Every once in a while, a technology is unleashed that is so intriguing and futuristic that my only response can be a puerile Beavis and Butt-head-esque, "Cool. Heh, heh."
That's what free-space optics did to me two weeks ago. This is a technology that can bring out the geek in any of us. Here is a technology that stands to serve an honest-to-goodness, Internet-inhibiting, bang-your-head-against-a-wall bandwidth problem. And guess how they do it? With lasers.
I told you it was cool.
I had heard about the idea of free-space, or wireless optics, many times, but hadn't really given it much thought until a company called TeraBeam announced a major deal with Lucent last month. Upon looking into it, I realised just how real this technology is and how much potential it has.
TeraBeam Networks is out to solve the infamous last-mile problem in broadband Internet access. In other words, fibre-optic lines can carry truckloads of data back and forth across the country in seconds flat. But when the data gets to its termination point in a major city, it careens its way through ancient telephone lines on its way to an office building. That is unless the building is already wired for fiber optics, and we all know how common that is.
So TeraBeam takes the data from the fibre-optic lines and shoots lasers around a city, beaming gigabits of data-per-second in through building windows and onto small receivers inside an office. It is essentially the same as sending light through fibre, only TeraBeam is using the air as its conduit.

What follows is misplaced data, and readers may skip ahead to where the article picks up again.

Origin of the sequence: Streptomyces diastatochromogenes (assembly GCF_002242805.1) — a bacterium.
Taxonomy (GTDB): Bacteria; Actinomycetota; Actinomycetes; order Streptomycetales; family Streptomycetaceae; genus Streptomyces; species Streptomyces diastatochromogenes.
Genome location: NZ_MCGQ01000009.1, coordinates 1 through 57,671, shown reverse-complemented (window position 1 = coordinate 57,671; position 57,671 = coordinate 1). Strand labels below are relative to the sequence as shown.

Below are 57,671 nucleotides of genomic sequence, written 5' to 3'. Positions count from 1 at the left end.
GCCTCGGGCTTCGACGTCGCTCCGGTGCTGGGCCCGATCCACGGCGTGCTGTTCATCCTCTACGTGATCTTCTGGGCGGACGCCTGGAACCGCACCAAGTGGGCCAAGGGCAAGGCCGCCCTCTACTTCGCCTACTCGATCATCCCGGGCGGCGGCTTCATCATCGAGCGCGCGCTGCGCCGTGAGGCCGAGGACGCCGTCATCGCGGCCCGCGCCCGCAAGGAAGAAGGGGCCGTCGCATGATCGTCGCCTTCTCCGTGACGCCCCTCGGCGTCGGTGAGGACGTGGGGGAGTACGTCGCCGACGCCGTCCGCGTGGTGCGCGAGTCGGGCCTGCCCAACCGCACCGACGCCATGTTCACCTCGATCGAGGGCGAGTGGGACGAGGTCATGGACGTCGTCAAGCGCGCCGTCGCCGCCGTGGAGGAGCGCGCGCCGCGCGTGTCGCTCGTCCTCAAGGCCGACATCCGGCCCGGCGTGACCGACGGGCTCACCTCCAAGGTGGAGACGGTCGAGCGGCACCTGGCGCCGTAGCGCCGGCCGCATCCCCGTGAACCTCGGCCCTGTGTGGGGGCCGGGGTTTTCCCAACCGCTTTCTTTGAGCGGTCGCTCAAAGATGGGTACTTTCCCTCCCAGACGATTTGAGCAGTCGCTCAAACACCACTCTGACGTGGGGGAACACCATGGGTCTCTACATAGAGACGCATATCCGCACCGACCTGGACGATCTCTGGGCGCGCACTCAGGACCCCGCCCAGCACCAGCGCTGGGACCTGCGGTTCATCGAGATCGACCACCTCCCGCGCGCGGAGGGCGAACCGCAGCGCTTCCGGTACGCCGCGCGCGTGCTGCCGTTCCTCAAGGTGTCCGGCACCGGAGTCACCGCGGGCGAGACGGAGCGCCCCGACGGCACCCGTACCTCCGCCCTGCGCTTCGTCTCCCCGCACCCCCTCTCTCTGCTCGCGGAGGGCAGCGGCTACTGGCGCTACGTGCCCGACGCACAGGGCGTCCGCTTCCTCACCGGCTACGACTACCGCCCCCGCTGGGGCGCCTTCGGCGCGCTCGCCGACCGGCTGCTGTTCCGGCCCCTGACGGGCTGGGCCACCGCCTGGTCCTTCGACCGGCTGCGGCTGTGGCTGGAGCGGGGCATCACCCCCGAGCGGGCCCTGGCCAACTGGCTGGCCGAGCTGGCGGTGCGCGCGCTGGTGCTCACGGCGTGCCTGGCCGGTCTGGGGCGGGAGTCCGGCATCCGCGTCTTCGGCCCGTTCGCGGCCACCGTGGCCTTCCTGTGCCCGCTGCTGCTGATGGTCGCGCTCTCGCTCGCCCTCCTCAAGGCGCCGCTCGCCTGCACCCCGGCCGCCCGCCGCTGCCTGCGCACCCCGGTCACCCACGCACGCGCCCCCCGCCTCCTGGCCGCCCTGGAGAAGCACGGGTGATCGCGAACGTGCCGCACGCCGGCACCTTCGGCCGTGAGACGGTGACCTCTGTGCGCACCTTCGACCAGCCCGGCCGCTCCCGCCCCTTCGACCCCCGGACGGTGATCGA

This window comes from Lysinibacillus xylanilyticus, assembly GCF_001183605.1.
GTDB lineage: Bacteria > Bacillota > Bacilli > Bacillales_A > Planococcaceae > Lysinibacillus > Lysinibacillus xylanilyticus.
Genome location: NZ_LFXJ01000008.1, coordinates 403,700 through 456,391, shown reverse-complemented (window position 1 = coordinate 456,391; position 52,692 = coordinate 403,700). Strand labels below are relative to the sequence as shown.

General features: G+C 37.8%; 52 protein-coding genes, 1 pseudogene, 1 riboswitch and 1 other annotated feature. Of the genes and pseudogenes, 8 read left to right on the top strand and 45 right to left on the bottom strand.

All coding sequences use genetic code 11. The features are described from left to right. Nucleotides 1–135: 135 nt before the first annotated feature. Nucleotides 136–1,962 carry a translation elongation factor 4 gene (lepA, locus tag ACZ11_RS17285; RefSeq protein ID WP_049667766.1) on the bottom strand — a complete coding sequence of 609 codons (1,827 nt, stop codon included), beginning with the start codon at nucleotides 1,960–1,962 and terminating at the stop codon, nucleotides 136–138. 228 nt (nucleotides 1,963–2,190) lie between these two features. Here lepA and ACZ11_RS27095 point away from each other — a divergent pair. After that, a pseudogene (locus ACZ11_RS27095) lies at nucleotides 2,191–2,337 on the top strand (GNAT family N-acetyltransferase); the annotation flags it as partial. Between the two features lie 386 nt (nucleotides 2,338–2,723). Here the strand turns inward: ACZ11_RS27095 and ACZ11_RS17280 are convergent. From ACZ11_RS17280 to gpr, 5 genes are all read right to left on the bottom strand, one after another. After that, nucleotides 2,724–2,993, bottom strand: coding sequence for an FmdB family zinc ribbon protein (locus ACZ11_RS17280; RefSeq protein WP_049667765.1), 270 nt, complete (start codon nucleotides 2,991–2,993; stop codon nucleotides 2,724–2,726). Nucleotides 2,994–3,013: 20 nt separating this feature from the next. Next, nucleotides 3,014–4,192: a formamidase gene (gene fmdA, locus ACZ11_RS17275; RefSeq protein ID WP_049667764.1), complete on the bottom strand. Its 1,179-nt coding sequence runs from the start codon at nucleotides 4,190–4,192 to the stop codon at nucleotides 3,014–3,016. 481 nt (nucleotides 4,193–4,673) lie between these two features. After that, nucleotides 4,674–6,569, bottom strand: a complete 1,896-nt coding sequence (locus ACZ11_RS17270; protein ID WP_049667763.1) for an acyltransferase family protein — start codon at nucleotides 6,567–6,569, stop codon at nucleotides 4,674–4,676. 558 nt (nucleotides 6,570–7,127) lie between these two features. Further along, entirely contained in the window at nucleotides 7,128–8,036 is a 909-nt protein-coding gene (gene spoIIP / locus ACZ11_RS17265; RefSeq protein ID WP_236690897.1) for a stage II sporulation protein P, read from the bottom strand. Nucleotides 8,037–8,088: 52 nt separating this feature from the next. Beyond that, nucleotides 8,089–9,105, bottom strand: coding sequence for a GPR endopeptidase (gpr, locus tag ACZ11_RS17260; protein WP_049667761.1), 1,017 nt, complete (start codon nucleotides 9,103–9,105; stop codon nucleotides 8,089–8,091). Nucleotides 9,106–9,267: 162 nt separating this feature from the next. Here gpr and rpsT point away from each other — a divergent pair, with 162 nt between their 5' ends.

I'll admit that when I first heard of the technology, I had any number of Star Wars images in my head. Lasers bouncing off of buildings? What if I looked into one? How many birds will get fried? It does leave the mind to wander.
But the lasers used in TeraBeam's solution are merely Class 1, and you could stare into it without any harmful effects. In fact, the laser pointer I use to torture my cat has a Class-3 rating, and it can do serious damage if looked at directly. As for things disrupting the flow of data, such as rain, snow, birds, confetti in New York this October when the Mets win the World Series, or even when buildings sway (and you thought they were stationary) -- the jury is still out to see how well the hub system that TeraBeam uses will hold up. The company claims to have a self-correcting technology that can account for these variables, but only deployment will tell.
But the beauty of free-space optics is that it can be provisioned and set up quickly and cheaply relative to other solutions, such as local multipoint distribution services (LMDS), which require licensing of spectrum and a gigantic antenna to pick up radio waves. TeraBeam claims they will be able to price well below competition, if they want to. Chances are they will not though, because with such a high-end product, they can charge whatever they want.
The question remains, however, whether this will be a temporary measure, to hold us data-hungry users over until everybody has true fiber connections. And how long will that take? Write to me at firstname.lastname@example.org.
Dan Briody is an InfoWorld editor at large.